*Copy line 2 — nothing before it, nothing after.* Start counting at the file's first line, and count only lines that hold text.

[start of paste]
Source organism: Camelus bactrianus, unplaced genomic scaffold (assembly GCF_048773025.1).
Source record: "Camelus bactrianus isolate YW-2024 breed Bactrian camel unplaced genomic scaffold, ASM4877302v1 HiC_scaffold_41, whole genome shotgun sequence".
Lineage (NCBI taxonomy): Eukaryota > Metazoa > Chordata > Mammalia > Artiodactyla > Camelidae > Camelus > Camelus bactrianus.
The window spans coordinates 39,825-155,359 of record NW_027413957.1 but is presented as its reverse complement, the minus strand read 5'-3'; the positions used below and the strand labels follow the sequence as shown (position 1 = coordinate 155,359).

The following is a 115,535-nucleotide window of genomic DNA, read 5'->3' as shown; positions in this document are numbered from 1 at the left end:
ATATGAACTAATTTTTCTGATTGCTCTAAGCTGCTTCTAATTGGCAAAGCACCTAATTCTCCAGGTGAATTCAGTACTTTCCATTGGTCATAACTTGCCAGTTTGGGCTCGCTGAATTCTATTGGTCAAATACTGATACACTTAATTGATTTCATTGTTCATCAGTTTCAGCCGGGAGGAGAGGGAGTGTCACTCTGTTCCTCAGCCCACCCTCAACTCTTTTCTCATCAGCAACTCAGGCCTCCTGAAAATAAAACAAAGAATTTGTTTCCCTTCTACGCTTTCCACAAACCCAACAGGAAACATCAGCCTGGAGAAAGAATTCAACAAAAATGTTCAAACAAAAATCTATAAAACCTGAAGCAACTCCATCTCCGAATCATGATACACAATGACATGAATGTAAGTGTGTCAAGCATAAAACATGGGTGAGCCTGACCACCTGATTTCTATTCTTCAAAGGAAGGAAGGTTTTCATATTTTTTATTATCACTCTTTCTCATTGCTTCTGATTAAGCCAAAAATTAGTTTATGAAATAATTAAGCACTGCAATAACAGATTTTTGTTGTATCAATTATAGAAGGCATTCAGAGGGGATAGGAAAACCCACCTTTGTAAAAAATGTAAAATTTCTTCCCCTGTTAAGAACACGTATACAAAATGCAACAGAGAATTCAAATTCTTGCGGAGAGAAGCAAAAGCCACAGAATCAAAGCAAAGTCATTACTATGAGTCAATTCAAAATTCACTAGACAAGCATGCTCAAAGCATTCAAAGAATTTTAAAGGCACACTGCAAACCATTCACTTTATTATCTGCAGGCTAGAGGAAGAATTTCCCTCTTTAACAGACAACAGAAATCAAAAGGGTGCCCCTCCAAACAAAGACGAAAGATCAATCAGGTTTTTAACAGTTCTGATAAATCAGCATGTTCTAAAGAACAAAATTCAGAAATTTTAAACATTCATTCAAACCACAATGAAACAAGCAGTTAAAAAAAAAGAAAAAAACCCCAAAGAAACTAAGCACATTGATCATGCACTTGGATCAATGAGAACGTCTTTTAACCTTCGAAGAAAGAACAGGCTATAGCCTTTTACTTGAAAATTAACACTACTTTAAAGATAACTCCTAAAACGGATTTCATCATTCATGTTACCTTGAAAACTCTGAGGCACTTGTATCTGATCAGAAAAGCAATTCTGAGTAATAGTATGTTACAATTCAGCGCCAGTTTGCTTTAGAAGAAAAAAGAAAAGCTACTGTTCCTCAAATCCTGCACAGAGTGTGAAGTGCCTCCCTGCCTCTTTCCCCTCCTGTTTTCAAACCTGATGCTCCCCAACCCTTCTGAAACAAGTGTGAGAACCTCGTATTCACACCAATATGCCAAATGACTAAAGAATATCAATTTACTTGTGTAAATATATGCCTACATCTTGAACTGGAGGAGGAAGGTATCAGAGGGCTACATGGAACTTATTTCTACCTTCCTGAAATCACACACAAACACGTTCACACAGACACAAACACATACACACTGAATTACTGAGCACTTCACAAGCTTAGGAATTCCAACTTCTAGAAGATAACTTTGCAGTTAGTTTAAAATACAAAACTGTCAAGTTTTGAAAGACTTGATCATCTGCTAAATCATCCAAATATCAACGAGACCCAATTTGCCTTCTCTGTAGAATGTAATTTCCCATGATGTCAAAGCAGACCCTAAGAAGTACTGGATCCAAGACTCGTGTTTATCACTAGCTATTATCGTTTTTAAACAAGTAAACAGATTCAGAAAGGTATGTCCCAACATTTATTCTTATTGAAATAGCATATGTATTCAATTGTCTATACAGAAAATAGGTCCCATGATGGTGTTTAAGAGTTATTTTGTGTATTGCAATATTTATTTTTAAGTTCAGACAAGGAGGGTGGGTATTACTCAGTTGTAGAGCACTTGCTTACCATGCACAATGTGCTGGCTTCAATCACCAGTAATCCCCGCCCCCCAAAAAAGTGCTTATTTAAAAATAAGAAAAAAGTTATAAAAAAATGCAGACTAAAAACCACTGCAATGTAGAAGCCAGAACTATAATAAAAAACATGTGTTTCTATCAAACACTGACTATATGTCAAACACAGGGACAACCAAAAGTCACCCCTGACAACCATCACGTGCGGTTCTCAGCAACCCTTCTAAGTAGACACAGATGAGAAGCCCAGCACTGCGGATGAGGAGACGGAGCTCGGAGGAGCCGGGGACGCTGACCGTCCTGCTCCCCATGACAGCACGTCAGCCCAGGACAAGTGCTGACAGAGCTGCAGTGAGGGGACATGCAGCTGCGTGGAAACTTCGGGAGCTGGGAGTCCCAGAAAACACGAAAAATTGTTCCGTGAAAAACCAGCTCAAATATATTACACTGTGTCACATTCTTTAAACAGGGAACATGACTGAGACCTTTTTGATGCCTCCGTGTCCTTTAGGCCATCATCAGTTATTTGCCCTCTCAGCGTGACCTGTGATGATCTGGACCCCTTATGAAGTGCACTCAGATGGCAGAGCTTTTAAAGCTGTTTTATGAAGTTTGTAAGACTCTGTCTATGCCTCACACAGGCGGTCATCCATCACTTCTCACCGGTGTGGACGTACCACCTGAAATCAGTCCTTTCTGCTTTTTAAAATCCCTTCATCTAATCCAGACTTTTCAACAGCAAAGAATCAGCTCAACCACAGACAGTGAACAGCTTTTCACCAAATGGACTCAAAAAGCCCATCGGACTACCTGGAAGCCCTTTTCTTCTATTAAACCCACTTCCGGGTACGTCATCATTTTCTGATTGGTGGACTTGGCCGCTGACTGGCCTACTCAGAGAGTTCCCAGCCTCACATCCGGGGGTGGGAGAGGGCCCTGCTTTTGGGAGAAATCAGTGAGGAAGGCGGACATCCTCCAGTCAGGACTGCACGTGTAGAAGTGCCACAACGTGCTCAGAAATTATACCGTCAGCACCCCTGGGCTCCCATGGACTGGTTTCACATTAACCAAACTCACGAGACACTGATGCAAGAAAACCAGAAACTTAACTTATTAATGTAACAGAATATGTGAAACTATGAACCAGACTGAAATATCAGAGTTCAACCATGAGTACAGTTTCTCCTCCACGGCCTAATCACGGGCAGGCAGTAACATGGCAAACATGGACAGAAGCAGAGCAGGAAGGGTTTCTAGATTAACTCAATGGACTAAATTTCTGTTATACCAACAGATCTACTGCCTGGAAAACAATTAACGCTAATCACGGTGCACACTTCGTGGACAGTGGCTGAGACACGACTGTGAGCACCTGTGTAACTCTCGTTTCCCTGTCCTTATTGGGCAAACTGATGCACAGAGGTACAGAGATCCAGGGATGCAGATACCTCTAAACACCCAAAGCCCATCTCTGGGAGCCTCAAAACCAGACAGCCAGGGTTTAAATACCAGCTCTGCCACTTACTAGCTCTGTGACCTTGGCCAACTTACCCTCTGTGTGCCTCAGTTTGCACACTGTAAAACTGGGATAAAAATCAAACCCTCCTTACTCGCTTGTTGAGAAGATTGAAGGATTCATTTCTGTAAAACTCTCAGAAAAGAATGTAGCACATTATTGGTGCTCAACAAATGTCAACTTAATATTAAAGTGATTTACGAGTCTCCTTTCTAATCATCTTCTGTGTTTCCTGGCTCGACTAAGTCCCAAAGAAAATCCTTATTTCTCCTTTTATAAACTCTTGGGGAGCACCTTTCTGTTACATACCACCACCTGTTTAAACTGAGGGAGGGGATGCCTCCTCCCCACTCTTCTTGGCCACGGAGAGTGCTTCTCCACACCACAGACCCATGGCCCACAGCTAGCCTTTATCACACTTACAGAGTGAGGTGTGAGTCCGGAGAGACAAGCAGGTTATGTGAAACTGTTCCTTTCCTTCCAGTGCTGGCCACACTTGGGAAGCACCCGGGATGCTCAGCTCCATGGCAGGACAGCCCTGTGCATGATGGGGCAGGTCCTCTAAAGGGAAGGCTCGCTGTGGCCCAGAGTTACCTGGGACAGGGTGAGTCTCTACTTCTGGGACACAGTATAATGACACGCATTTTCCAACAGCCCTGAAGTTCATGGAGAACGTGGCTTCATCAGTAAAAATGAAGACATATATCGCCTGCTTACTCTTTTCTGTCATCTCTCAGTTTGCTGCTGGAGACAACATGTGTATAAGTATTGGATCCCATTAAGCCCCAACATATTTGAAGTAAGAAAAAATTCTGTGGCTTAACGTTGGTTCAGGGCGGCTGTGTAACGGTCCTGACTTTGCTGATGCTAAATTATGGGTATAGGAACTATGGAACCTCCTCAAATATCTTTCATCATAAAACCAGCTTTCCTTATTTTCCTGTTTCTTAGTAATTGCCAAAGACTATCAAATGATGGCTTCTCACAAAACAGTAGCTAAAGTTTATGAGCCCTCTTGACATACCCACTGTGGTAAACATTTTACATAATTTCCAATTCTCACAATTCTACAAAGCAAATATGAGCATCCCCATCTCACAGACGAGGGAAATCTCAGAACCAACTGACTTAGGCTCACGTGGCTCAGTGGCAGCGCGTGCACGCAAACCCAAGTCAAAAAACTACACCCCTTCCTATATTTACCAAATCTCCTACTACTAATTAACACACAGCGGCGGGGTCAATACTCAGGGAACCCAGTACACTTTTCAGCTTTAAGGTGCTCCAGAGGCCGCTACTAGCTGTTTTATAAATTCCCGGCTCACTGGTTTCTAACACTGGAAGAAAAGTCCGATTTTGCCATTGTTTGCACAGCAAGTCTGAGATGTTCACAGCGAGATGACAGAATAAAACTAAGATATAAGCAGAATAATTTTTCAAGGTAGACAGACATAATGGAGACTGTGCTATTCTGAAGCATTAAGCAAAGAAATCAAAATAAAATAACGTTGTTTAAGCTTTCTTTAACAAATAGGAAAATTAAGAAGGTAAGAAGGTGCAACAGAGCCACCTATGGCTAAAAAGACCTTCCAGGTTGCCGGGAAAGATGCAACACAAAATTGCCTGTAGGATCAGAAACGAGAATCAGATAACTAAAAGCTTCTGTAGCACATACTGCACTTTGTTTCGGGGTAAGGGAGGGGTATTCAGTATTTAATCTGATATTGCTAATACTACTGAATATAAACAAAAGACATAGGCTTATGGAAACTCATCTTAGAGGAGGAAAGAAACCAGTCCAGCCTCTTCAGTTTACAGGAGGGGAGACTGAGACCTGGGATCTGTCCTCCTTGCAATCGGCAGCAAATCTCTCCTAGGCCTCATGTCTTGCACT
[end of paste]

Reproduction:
Source record: "Camelus bactrianus isolate YW-2024 breed Bactrian camel unplaced genomic scaffold, ASM4877302v1 HiC_scaffold_41, whole genome shotgun sequence".